Introverts and extroverts misunderstand each other. They’re oil and water. They can be downright derisive to one another. The extrovert sees the introvert as frigid and snotty; the introvert sees the extrovert as loud, pushy, and off-putting.”
It’s a paradox that for all the time we counselors spend communicating with persons in session, many of us are by nature introspective and introverted (and sometimes even reclusive) individuals. This serves us well as counselors—counseling is in fact isolating work—but our introverted dispositions can handicap us as promoters of our private practices.
Introverts and extroverts misunderstand each other. They’re oil and water. They can be downright derisive to one another. The extrovert sees the introvert as frigid and snotty; the introvert sees the extrovert as loud, pushy, and off-putting.
When it comes to self-promotion, extroverts have the clear upper hand. An extrovert will think nothing about “asking for business” or “getting the word out” about his/her clinical abilities—such activities are second nature. To the introvert, however, such actions are accompanied by much stress and words like “advertising,” “marketing,” and “business networking” evoke images of neon billboards, injury lawyer commercials, and used car salesmen (checkered polyester sports coat and all).
The Collision Re-frame
If you’re an introvert (like me), and you’re going to compete in the marketplace with the extroverts, you’ll need a reframe to help you. From now on, instead of using the term “networking,” I propose we use the term “colliding,” and approach our practice differently. Whereas networking often includes a clear self-promotional bias, colliding effectively removes this bias.
Additionally, don’t bother focusing on your “elevator pitch,” your “unique value proposition,” or trying to monetize a return on your investment (ROI) of time spent interacting with new people. Instead, you’re just meeting people, to see where it goes: to see if a collision evolves into a connection.
In order for someone to know about you and your practice, he or she will need to collide with you in some way. Many collisions will be small ones, and not much will come of them—the average handshake and hello. However, every once in a while a collision will be powerful. For example, collide with enough people and eventually you’ll connect with someone who might be the perfect person to hire at your practice. Or, collide with enough persons and eventually you might encounter someone who works at a doctor’s office—one that’s desperately seeking a new referral source for mental health counseling.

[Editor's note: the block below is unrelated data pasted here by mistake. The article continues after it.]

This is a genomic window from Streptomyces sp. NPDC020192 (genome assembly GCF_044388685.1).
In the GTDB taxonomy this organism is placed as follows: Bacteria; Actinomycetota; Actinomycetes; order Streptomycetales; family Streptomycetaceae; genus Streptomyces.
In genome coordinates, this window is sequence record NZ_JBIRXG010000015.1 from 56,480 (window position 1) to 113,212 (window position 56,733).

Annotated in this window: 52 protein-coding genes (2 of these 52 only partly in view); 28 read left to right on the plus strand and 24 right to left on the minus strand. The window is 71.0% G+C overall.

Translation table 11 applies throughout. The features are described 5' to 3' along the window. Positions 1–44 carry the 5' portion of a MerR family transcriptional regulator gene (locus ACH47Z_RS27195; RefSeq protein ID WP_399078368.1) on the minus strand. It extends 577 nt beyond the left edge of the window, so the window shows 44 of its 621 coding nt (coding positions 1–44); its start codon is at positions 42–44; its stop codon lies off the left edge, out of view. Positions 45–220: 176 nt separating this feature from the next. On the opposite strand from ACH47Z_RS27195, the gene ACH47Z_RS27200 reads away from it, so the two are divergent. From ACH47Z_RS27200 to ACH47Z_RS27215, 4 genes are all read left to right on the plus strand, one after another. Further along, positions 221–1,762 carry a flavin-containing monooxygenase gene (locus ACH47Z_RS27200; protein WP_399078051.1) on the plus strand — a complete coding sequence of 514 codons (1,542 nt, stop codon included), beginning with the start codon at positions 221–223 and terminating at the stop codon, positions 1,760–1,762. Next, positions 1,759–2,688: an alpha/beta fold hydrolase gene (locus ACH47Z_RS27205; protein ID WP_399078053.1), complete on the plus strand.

A single collision can change the trajectory of your practice—or for that matter, your life. In fact, this has probably already happened.”
Have you ever looked back on a relationship and thought, “Had I not introduced myself, or bothered to show up at that party, or made that scary phone call, I would have never met him/her!”? We all have. Now, if you’re one who avoids new connections, here’s a depressing thought. Think (just for a minute, then let it go) of how many powerful connections you’ve missed by not introducing yourself, not showing up, or not making that scary phone call (i.e., by not colliding)?
Bringing it back to business (e.g., private practice), a successful entrepreneur who sold his company for tens of millions of dollars taught me the motto: “Everyday that you don’t reach outside the four walls of your office is a day your business doesn’t grow.” Here are some recommendations to get you outside your four walls.
Increase your Collisions
If you’re like most of us introverts, you need to get your number of collisions up (and sorry, your clients don’t count). The more collisions you have, the more success you’re going to have growing your practice.
Consider these two questions:
1. How can I increase my collisions?
2. How can I collide with new or different types of persons?
Also, to keep on track, let’s apply the S.M.A.R.T. method:
- Specific/Measurable: I will collide with 3 new people a day (21 per week)
- Attainable: I will go to some event or public place two nights a week and interact with persons I would normally shy away from
- Realistic: I will expect most collisions to be small ones, and for little to come from them (that’s okay)
- Timely: I will begin tonight
Collisions in Marketing and Advertising
In the paragraphs above we reframed the process of business “networking” as “colliding.” However, the same principle can be applied to marketing and advertising.
Instead of looking at advertising as “pitching” your service, think of it as facilitating collisions with your business. Every time someone reads a blog article by you he/she is colliding with your practice. Every time someone sees your logo in a newspaper add, or hears your practice’s name on the radio, is a collision with your brand. If you want grow your practice, you’ve got to reach outside the four walls of your office. Collide with new people. Then call your local newspaper, magazine, radio station, web developer (or whatever) and ask to speak with the Collision Department.